Several factors determine the height of a camera module. Physics dictates that the length of the optical train is proportional to the imager diagonal. Hence the moves to decrease cost by using smaller pixels is helpful in this regard. The adoption of wafer-scale packaging also makes it possible to decrease the thickness of the imager die. The standard thickness for 200mm wafers is 750µm. The glass cover of the wafer-scale package provides mechanical support to the silicon, making it possible to decrease the thickness of the silicon to typically between 100µm and 200µm. This is not a physical limit, but rather dictated by the design of the image sensor; dark leakage current rises if too much bulk silicon is removed.
The most recent innovation in camera module technology aimed at decreasing cost and size is the wafer-level camera. Traditionally, camera modules are manufactured using chip-on-board (COB) assembly. In this approach, the image sensor die is attached to a substrate and interconnected by wire bonds. An enclosure is then glued in place over the imager. Meanwhile, the lenses are made as discrete components and precisely aligned and positioned in a lens barrel. The imager is powered up and the lens barrel is screwed into the enclosure until a well-focused image is obtained, then the barrel is locked in position. This slow, labor-intensive process opens ample opportunity for yield loss. However, the major objection to this design is that the housing and barrel are physically large, increasing the dimensions of the camera module; parts of the barrel protrude beyond the total track length. Typically, a conventional camera module is around 5mm tall.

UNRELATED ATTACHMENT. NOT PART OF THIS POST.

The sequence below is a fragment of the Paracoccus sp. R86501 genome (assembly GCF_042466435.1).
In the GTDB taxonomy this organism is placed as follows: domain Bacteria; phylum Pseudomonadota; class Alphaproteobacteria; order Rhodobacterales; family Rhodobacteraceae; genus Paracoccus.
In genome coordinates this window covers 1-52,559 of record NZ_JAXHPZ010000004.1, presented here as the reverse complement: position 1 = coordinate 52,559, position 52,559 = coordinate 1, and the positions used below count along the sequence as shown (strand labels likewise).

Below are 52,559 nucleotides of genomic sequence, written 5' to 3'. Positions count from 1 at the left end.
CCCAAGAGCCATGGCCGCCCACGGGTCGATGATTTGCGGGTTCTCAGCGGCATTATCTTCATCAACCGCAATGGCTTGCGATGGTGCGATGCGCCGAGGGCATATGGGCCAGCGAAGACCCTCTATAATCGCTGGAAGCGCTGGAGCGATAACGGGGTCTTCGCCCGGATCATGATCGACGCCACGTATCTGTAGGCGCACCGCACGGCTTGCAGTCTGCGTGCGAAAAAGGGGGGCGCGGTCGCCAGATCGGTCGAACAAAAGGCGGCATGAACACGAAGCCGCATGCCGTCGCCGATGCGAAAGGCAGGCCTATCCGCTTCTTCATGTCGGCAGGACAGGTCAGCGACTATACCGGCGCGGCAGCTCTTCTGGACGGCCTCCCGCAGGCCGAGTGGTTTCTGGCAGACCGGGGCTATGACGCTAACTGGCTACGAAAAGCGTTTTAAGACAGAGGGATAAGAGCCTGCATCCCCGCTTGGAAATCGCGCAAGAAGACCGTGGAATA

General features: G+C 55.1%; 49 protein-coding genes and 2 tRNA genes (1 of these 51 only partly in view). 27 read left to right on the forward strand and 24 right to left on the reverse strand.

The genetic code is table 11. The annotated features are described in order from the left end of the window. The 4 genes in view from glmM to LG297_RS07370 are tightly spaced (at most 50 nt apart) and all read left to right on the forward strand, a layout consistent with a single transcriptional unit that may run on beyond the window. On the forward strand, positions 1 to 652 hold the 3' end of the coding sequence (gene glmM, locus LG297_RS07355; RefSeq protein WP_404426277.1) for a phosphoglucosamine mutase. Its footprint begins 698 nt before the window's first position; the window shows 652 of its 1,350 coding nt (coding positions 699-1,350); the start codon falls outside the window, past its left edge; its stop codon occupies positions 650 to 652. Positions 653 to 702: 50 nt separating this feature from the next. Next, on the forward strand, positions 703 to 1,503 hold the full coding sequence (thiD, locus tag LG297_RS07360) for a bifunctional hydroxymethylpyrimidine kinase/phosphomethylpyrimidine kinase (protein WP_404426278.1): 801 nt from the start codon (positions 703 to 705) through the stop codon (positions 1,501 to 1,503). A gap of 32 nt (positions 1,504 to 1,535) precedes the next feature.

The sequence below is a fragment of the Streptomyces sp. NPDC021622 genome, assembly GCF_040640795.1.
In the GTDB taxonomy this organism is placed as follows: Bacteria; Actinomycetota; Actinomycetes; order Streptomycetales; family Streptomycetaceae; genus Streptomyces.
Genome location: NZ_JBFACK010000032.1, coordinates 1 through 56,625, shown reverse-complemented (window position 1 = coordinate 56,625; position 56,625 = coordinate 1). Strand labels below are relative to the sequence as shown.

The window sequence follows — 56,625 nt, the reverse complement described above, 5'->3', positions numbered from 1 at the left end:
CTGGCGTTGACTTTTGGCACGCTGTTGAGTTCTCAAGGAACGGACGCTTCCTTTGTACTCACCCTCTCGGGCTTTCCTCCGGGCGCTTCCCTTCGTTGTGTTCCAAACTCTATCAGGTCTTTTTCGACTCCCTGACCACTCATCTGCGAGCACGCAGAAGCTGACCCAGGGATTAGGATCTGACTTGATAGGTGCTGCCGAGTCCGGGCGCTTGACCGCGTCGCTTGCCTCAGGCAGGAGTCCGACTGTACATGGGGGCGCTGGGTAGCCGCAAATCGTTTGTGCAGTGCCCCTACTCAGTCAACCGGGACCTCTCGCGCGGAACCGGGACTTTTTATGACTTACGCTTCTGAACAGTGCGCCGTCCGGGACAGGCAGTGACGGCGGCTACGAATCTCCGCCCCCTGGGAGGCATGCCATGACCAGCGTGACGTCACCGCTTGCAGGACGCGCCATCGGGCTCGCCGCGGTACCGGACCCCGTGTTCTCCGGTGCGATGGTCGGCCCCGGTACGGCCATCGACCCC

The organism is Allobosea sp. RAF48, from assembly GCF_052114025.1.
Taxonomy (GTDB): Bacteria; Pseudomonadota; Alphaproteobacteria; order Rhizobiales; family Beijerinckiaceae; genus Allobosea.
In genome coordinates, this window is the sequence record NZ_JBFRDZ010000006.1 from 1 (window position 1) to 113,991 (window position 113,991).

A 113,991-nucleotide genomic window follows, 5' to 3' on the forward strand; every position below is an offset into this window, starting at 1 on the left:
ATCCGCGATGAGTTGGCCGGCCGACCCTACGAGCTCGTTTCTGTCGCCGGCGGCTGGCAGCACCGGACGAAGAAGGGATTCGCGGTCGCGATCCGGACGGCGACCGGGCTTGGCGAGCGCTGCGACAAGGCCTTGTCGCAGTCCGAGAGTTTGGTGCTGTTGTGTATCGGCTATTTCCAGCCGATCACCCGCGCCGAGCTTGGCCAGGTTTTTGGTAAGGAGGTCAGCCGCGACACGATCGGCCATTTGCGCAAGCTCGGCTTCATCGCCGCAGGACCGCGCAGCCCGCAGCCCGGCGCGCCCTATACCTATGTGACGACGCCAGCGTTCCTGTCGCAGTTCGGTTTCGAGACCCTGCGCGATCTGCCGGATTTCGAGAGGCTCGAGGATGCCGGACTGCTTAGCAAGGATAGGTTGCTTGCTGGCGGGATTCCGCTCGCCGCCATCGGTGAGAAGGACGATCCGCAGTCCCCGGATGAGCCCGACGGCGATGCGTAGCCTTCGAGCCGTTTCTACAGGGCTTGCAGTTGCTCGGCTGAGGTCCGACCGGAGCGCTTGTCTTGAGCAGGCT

Technology has now been developed to manufacture whole wafers of identical optical components. The optical element is fabricated using replication processes, where an optical surface is formed on each side of a flat substrate. This does not mean that the substrate has to be optically passive. Another possibility is to apply to the substrate a thin layer of metal, containing a hole, which then functions as an aperture. Apertures and infrared filter coatings can also be applied to one or both of the optical surfaces. This creates an integrated optical component that has all the functionality necessary for a solid state camera. Wafer-level manufacturing enables a compact, rugged lens, with predictable optical performance and negligible part-to-part variation. Mating of the wafer-scale optical components with imagers packaged at the wafer-scale can then be done with great precision. As with any wafer-scale process, the resulting cost per part is 30–50% lower and it is possible to decrease the camera module height.